You can find a lot of that data here:

    But these are more contracted, rather than government mandated, wage/salary minimums, yet they still severely distort the cost of production (by making the cost of labor both higher on average and more of a fixed/sunk cost rather than variable—less market, S/D oriented). As well, it decreases the overall welfare and PPP of consumers by forcing them to pay more for the a product that should cost less, making them effectively poorer for it (given negative affect on PPP)

  6. Alright, that was part one. Government mandated minimum wage laws are not necessarily bad as a concept. There should be a wage floor set in order to protect workers from the sort of abuse we saw during the more formative years of the industrial revolutions of the United States and Western Europe. One might further argue that this minimum be adjusted for inflation annually so it maintains value (i.e. a 1970 dollar does not buy as much as a 2009 dollar). BUT, the government and American society must be deeply conscious of the unintended affect(s) of wages increases like this. This pertains to inflation and the CPI (often indicators of each other), in particular. Companies affected by increases in the minimum wage—particularly the large ones phased in over the past couple of years—need to take steps to reduce costs in other ways or otherwise recoup their losses. This can be done in a number of ways, including laying off workers. Employees are usually hired with a certain pay scale/allocation in mind. If this suddenly increased beyond what the company can or is willing to budget then labor cuts occur. A company with 10 workers may suddenly cut down. The workers who remain only marginally benefit while society bears increased unemployment, both drawing on government resources and eliminating a consumer (or at least reducing the rate of consumption) which in turn hurts companies who rely on the business of these sorts of folks. This scenario is somewhat extreme, but you get the idea.

    The CPI and inflation. Companies will—depending on the il/elasticity of a product—force the consumer to make up the difference. A number of things happen here. Both the average wage and the average price of goods/services increase at the same time. In different industries this will work differently. If demand is elastic then wages will likely rise faster than the price of goods (the company absorbing the difference), in which case the welfare of employees increases, the welfare of producers decreases and that of consumers stays mostly even, depending. If demand is inelastic then the consumer absorbs the difference and price rises faster than wages, in which case both consumer and employee lose and producer remains the same, if they are lucky. Essentially, marked wage increases and increases that go beyond normal inflation adjustment cause inflation at a greater rate and tend to decrease the overall welfare of an entire country, including the workers it was meant to benefit. (this sort of thing is happening with GPA inflation in universities)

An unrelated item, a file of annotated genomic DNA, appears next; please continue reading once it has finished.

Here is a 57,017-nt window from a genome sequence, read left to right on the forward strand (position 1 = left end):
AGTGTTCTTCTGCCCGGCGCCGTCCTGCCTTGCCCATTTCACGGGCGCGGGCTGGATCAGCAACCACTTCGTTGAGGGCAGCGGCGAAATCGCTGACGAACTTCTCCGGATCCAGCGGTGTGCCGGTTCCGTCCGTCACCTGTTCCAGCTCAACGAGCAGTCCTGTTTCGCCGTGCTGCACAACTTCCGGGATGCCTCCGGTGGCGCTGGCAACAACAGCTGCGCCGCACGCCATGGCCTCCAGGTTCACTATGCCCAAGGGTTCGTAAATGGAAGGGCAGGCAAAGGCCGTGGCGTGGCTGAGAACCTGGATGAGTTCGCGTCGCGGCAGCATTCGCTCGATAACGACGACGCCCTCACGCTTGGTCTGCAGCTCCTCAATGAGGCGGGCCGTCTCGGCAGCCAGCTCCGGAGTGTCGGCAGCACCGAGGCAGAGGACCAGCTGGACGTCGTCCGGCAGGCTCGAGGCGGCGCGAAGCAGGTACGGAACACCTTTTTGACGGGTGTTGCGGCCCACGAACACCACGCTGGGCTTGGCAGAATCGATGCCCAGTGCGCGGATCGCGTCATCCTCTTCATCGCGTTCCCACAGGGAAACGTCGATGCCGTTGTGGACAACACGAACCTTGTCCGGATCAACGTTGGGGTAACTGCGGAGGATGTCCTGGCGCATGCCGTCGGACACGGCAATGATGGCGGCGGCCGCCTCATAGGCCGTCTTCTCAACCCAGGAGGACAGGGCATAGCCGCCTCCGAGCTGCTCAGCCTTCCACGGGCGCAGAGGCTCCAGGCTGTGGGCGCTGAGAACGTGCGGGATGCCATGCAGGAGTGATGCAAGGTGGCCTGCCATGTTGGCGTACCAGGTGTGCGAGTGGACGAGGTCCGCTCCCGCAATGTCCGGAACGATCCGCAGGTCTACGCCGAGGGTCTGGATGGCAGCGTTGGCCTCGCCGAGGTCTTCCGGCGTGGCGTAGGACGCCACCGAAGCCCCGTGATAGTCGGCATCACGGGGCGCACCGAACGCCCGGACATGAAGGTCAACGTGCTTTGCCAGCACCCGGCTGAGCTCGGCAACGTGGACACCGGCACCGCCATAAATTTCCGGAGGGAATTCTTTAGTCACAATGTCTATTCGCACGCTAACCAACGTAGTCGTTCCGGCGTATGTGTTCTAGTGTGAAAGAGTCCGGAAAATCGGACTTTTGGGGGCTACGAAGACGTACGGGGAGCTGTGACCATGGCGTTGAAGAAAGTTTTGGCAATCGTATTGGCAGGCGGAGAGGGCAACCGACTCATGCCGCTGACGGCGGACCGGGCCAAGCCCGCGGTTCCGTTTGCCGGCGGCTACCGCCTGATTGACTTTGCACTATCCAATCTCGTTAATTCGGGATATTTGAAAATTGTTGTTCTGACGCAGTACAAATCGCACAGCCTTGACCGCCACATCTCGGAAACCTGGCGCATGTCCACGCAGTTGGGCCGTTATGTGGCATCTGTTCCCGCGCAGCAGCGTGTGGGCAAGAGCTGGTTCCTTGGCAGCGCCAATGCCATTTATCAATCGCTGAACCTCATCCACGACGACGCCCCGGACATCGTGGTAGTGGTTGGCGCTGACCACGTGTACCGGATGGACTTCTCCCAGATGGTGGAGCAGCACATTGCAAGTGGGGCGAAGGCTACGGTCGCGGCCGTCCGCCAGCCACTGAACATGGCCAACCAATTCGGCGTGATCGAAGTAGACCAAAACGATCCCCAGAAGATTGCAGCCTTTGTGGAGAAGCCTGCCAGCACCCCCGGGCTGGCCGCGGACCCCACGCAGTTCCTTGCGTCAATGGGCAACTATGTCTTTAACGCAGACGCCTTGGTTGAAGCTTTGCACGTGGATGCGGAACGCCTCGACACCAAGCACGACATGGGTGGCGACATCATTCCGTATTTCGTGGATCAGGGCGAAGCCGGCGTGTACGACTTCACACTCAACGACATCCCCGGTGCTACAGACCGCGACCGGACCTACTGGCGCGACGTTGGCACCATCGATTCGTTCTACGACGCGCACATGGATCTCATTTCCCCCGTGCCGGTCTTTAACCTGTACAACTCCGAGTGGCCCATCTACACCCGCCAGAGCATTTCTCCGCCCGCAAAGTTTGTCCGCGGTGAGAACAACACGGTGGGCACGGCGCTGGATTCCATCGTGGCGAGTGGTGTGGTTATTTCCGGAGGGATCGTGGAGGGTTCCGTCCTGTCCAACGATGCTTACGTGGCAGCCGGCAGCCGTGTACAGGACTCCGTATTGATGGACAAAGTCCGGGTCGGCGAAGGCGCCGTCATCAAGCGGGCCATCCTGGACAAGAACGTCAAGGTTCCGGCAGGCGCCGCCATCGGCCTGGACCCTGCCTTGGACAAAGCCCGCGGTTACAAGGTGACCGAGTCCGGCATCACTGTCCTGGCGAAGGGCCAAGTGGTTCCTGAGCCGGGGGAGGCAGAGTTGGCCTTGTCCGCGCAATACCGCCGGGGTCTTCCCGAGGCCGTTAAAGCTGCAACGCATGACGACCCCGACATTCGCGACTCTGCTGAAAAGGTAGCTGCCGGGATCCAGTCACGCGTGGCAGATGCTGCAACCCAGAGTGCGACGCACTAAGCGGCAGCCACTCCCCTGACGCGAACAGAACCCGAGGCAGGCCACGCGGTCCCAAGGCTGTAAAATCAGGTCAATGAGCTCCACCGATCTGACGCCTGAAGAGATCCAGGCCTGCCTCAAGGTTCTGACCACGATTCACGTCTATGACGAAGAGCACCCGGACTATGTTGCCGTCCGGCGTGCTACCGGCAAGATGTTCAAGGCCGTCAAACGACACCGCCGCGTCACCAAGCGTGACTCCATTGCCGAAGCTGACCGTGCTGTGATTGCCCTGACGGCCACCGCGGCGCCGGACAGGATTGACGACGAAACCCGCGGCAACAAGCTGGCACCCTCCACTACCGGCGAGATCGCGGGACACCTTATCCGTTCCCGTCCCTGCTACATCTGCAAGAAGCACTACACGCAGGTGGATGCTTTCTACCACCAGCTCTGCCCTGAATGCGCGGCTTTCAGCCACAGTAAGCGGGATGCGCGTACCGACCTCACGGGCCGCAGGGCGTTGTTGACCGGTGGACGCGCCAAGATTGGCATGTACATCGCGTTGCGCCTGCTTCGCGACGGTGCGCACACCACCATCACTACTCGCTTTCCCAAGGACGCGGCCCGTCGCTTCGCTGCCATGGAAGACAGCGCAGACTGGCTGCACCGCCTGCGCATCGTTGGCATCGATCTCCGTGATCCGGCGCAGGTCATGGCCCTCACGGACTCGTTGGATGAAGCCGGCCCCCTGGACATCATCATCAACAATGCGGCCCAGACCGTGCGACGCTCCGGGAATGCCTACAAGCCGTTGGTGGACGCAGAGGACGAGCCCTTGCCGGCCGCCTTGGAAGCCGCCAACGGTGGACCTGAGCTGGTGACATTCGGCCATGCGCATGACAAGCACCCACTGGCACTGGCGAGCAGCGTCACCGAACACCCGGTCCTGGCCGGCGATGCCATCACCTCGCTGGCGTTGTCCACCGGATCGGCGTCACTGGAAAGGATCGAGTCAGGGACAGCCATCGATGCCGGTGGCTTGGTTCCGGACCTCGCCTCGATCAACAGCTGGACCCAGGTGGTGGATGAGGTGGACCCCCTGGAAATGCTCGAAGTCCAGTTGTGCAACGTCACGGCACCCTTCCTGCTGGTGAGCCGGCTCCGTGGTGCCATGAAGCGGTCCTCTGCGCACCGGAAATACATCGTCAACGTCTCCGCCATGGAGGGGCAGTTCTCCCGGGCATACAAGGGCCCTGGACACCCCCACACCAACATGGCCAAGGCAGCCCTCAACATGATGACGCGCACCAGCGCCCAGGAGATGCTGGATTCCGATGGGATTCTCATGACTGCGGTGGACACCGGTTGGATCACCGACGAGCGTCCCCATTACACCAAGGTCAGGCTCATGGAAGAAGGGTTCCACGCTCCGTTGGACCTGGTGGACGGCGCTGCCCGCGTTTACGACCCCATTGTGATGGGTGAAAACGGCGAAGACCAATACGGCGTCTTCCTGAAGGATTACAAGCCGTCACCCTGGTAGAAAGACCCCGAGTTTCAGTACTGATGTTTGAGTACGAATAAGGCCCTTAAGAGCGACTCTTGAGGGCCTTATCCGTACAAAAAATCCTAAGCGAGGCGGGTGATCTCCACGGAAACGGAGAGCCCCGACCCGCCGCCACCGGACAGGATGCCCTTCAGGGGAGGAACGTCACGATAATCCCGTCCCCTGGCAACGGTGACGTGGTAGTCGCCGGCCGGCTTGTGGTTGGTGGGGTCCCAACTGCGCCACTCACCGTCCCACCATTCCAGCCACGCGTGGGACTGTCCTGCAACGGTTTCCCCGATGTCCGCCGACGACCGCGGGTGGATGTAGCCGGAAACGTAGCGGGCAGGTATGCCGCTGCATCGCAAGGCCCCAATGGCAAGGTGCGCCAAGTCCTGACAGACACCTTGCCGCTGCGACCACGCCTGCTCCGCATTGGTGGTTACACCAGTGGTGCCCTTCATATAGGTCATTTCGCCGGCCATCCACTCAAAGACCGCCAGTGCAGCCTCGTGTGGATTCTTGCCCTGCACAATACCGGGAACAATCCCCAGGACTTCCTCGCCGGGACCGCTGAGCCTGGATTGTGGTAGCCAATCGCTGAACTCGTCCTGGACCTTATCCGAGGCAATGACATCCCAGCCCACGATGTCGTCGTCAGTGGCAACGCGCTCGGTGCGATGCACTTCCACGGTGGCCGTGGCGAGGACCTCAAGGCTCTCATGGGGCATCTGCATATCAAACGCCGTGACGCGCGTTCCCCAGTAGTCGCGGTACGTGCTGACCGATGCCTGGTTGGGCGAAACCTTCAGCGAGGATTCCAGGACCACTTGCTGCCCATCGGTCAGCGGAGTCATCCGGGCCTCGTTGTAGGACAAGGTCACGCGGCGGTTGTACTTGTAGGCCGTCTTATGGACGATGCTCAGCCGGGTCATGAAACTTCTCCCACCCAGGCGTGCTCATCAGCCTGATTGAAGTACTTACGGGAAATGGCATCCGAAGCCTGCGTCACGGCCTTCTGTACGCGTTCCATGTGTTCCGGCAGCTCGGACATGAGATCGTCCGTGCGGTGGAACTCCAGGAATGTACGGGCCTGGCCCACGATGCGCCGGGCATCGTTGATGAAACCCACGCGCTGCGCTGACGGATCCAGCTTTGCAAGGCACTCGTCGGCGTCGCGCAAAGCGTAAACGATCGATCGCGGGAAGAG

Ok, that’s enough of that.

  7. 3. Wealth and Opportunity

    I definitely agree that wealth should not be strictly understood in monetary terms, but it doesn’t make that variable any less significant either. All economies, at their core, are knowledge economies. That is to say they are grounded in their ability (or inability) to produce new and greater amounts of knowledge in order to become/remain competitive as such knowledge results in innovation, etc. Thus every economy is a knowledge economy. ‘Knowledge and the Wealth of Nations: A Story of Economic Discovery” by David Warsh is actually a great read if you want to learn more about this.

    Now to address the line “The United States remains the land of opportunity if you can pay.” This is not to be taken as an ideological jab but a commentary on the problem with the distribution of wealth in the United States and its effects. This is not about power to the people, fighting “The Man”, Globalization (well, incidentally I suppose) or any other stereotypical Leftist axe grinding. It’s about societal welfare, and the economic growth and prosperity of an entire nation.

    Assume the previous paragraph is true and let’s use that as the basis for my argument. The production of knowledge is key as it drives innovation. Now, within the market, there are really two types of companies; small businesses (small, inefficient in producing en masse, and those entities most likely to introduce new ideas to the market) and big companies (very large companies, like GE, that produce efficiently en masse, have large operating budgets but tend to be far more formulaic, aka the colloquial use of the term ‘corporate’). In this system small business are what bring the bulk of innovative ideas and large businesses make them competitive (this is not the same as profitable). BUT, this requires that there is free/easy entry and exit of agents and actors from the market place. When this is the case, such a system operates rather smoothly. However, when there is a high—or even prohibitive—cost associated with entering the market then small businesses—unable to afford the risk (bear in mind a very high percentage of new businesses fail), then would-be small businesses enter the market in far smaller numbers, and new/innovative ideas and the knowledge that goes with it is greatly diminished. Links can be seen world-wide between the innovative capacity of a country and the ease with which entities can enter/exit the market. Such is the case with wealth and opportunity.